During his remarks, Mr. Kiyosaki makes several important points. Specifically about how he views his writing. He said that he’s not an author. He’s “an entrepreneur who builds businesses behind books.” He’s “an entrepreneur who builds businesses behind games.”

I believe that’s a perspective that all aspiring entrepreneurial artists should keep in mind. Are you building a business behind your art?

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5 Responses to “A Rich Author Lesson From The “Rich Dad, Poor Dad” Author”

  1. Karen R says:

    This is pure information marketing genius that you are freely sharing that the gurus charge $$$$ for. Thank you not because it’s free ;-)) but because you are providing women a way to get on the path of self-determination and financial freedom. When I did direct sales for a cosmetics co. she reminded us that a JOB is nothing more than a Journey of the Broke. We as women need to develop the mentality of entrepreneurs and not employees.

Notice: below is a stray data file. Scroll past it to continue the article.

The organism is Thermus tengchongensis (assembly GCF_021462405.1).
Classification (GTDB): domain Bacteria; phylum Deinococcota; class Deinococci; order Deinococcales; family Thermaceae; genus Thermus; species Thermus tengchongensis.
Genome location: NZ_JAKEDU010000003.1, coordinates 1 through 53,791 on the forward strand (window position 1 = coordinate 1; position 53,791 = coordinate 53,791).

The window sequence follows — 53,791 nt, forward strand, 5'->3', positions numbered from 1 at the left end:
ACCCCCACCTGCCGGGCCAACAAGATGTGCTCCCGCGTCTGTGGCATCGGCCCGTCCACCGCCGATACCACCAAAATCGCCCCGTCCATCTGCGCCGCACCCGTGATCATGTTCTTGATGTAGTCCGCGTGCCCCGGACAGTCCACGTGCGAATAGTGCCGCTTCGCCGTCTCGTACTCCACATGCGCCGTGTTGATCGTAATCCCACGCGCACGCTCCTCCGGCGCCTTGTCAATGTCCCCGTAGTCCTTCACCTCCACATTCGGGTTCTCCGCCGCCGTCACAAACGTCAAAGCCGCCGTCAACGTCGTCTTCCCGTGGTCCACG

2. Karen R.,

    You’re welcome! I’m finding a lot of helpful information while building my side business. It’s amazing what you find once you’re open to receiving it!

    There’s good money to be made in information marketing. What I find so disturbing is that I’ve only run across ONE AA writer’s site that discusses this sort of information in any detail. The rest of the AA writer’s blogs I’ve seen are not discussing the entrpreneurial angles of the writing biz. This is why in the 22nd CENTURY, AA writers will still be singing the blues about how “fill in the blank non-Black group”—right now it’s Whites, but soon it’ll be Latinos and Asians—won’t give them a break in the publishing industry.

    You said, “When I did direct sales for a cosmetics co. she reminded us that a JOB is nothing more than a Journey of the Broke.”

    True that. {chuckling}

    You said, “We as women need to develop the mentality of entrepreneurs and not employees.”